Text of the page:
The Glass Jar: Resourcefulness on Display
My fascination with glass jars goes back to 2010 and the iconic farms outside of Chicago where I spent many delightful evenings serving guests at the newly established "farm-to-table" concept suppers. As a server, I would fill the drinking size jars with with hyper-local brews, wines or water and the smaller jars with Maldon salt-sprinkled June butter (the best month of the year for grass-fed butter!), decadent pates, dips, preserves, cured olives, and individual savory panna cottas. Before service, we'd even fill a number of jars with coarse salt and drop a tea light inside to create a magical evening experience as the sun set.
In short, these jars (usually Mason, Ball or Weck brands) started to inspire a creativity in me that grew into a bit of a jar obsession over the years. However, being a comfortable minimalist as well, I needed to balance the number of jars coming in and out of my household as to not become a collector. As such, I have gifted many jars, usually full of a new creation to share with a friend or neighbor. But I've also dropped off empties to donation centers, eager for their next owner to continue their life cycle.
I have learned to multi-purpose these glass beauties and to celebrate their iconic quality of resourcefulness, which I value strongly in my day-to-day experience. Jars are probably the most multi-purpose item that I have in my kitchen and in every room of my house.
In Sarah Wilson's book, this one wild and precious life, she exalts the Japanese concept of mottainai, " a Buddhist term that conveys respecting resources around you with gratitude and suggesting regret when something is wasted." In essence, saving, mending and reusing - concepts that often get ignored when we prioritize conscious consumerism. It's still buying and using of new resources after all!
So with mottainai in mind, I urge you to wash out and reuse any jars that come into your household and to experiment with some of the following ideas:
Sip your favorite beverage - hot or cold - and see what size jar suits the mood best. Pop a lid on for easy storage or a drink on the go.
Keep your pantry organized by storing grains, nuts, seeds, dried fruit, flours, snacks and other loose items for easy access and visibility. You can label them with a piece of masking tape to help out family members or let the ingredients shine in their simplicity. My favorite size for this purpose is the 3-cup jar with a plastic twist-on lid.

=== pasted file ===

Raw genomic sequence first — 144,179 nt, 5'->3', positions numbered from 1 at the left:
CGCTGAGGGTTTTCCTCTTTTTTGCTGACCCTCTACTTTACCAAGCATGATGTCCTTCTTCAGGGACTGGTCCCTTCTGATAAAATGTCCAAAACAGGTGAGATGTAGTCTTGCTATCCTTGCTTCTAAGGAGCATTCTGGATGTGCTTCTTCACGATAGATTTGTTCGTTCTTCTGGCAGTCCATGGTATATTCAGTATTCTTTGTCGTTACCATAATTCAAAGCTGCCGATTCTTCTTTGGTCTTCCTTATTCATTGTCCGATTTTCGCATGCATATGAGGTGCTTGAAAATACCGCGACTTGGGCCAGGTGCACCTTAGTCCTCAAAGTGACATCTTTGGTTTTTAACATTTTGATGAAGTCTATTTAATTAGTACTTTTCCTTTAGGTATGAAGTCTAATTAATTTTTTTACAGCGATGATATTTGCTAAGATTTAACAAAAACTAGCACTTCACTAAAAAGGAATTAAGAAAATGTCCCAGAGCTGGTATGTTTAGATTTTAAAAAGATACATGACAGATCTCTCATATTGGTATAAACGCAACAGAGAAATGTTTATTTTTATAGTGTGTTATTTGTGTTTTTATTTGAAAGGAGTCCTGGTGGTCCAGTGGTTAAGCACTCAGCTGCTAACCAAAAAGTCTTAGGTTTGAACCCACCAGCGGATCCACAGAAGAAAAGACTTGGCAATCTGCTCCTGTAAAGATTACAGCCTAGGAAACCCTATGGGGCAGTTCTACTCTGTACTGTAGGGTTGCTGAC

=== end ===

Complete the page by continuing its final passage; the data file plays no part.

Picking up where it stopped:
Fill one with epsom salt and another with baking soda to keep close to your tub for a soothing, replenish soak. We keep several tinies in the cabinets with homemade deoderant, toothpaste and miscellaneous beauty tools.
Rely on multiple sized jars for kitchen projects like fermenting, pickling, sprouting and preserving fruits. It's super easy to sanitize the jar in the dishwasher or with boiling water beforehand.
Display fresh bouquets of wild flowers or rosemary from the neighborhood bushes! Simple and lovely for the senses. You can tie some brown butcher's twine around the lip of the jar for a rustic touch.
Compose a salad dressing directly into a jar, seal and shake it up! No extra mess and you already have storage for leftovers.
If you open up a can of coconut milk, pour any leftovers directly into a jar since you don't want to store items in an open can long-term. And while you're at, add the probiotic powder from a few pills, stir and leave the mixture out for a day to make homemade coconut yogurt!
Keep on your desk to organize office supplies.
Set the mood! Gently drop a tea light onto a layer of salt or rice, or bundle up a thin string of lights in the jar for the perfect ambiance.
Layer a hearty salad to-go, making sure to place heavier items on the bottom (beans, grains, roasted veggies) and delicate leaves on the top. Pour dressing into it and shake up before you dig in to this healthy goodness.
Send your guests home with leftovers or use as a hostess or holiday gift, filled with your loving creations (I always seem to have a new version of granola which is versatile and can sit out on the counter).
Freeze soups, broths, stews in larger jars (leaving an inch at the top for the liquid to expand) or separate out into individualized portions for easy weekday defrosting.
There you have it! I'd love to hear your ideas for how to multi-purpose jars around your home. Please share in the comments.